There are hundreds of different gerbil cages out there, so we can’t cover the pros and cons of them all, but we’ve collected some information you might find useful when deciding which one to buy.
Traditional or modern cage? Either, as long as they meet the basic gerbil requirements
Whichever cage you go for, it needs to fulfill the minimum cage requirements (read more about that on the Minimum Requirements page. Basically, it will need to be large enough, made of a safe material, and well-ventilated.
These often look fun, clean and practical, but many are made of plastic which is too thin. Gerbils can escape from them if this is the case, simply by gnawing their way through. If you want a cage with plastic components, make sure that it’s a thick plastic, or a specially-created structure like the Qute.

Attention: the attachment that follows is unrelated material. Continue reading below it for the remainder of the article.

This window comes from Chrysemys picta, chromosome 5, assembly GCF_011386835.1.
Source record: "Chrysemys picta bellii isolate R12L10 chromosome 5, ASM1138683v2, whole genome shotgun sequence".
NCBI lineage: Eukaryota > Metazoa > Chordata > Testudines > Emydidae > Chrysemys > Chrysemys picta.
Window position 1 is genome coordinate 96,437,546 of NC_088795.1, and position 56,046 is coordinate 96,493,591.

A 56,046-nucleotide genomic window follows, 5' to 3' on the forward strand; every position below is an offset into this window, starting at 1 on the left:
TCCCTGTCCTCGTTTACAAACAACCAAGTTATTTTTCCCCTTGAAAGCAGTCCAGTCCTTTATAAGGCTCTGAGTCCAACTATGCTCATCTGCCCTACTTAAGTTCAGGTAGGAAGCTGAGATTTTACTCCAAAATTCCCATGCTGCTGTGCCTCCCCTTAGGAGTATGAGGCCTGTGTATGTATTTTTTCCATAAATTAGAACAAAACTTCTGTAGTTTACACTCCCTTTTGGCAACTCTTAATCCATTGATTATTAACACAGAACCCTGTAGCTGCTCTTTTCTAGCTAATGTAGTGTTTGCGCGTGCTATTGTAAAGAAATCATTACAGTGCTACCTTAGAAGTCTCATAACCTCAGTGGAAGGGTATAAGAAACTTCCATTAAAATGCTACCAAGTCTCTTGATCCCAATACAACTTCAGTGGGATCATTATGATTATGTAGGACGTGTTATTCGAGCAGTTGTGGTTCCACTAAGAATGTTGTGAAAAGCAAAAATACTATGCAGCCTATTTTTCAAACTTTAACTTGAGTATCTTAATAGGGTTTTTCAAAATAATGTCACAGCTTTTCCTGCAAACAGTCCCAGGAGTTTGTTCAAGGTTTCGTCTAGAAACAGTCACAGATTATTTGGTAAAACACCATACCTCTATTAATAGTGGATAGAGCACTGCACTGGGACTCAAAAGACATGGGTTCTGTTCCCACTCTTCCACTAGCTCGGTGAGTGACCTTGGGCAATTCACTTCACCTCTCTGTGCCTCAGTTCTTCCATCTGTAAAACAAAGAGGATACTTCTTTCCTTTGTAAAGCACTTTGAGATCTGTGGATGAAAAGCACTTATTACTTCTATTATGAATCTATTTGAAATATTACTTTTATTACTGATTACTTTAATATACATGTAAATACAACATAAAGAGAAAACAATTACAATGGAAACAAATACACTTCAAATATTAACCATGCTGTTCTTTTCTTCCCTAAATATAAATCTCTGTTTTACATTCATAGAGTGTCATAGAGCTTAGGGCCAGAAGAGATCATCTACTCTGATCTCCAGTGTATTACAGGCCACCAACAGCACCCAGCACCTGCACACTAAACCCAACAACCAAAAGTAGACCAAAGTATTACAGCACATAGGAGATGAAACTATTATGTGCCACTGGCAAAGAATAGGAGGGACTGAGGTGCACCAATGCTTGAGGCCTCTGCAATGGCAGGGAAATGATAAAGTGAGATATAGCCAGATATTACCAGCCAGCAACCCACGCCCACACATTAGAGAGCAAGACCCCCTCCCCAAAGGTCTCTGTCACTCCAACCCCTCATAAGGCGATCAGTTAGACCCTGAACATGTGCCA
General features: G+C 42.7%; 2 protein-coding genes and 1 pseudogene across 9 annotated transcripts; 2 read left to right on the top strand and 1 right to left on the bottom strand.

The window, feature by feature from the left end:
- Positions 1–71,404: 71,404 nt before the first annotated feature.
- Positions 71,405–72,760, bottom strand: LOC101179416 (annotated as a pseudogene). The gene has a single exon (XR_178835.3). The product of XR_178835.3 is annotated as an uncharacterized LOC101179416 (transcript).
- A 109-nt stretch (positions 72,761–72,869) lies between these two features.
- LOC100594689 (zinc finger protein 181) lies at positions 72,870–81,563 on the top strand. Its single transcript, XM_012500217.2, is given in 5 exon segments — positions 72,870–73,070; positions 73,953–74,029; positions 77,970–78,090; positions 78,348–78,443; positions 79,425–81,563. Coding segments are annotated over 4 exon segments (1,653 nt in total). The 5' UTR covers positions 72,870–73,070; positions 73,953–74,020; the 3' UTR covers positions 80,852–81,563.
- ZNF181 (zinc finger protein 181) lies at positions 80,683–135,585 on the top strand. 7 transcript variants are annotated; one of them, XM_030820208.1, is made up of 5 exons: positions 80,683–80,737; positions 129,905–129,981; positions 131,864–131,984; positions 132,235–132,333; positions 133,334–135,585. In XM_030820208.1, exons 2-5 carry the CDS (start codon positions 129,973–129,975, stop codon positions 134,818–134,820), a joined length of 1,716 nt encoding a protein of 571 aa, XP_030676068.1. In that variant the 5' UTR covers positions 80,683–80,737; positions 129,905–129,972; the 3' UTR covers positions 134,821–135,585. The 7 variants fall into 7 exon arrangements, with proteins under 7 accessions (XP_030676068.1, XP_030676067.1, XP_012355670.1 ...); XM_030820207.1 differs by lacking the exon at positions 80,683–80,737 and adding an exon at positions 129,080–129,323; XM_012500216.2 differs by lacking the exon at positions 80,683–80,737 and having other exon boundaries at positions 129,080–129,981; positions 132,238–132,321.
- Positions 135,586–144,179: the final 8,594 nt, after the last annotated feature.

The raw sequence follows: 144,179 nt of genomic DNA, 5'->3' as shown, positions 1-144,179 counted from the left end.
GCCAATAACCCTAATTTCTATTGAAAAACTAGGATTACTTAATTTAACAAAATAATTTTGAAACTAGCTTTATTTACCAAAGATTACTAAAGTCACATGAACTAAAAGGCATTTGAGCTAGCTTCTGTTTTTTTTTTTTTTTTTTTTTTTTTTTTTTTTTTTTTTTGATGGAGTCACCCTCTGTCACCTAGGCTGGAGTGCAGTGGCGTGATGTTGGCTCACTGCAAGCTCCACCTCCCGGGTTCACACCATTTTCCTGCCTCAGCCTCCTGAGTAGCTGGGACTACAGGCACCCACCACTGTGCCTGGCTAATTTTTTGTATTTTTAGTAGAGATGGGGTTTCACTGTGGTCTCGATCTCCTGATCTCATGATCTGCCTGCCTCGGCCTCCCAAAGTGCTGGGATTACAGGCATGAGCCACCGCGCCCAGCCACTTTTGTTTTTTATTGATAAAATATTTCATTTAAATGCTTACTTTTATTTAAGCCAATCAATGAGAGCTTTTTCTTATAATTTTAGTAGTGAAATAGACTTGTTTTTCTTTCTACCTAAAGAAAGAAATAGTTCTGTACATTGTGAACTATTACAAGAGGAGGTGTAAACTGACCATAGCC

These certainly have adequate ventilation, but on the downside they leave the enclosure vulnerable to drafts. Ony part of the cage should be wire, to give the gerbils somewhere draft-proof - i.e. it will need to have a deep plastic or wooden base in which you can put several inches of bedding.
You also need to make sure the wire bars are not too wide apart. Gerbils can squeeze through very narrow gaps.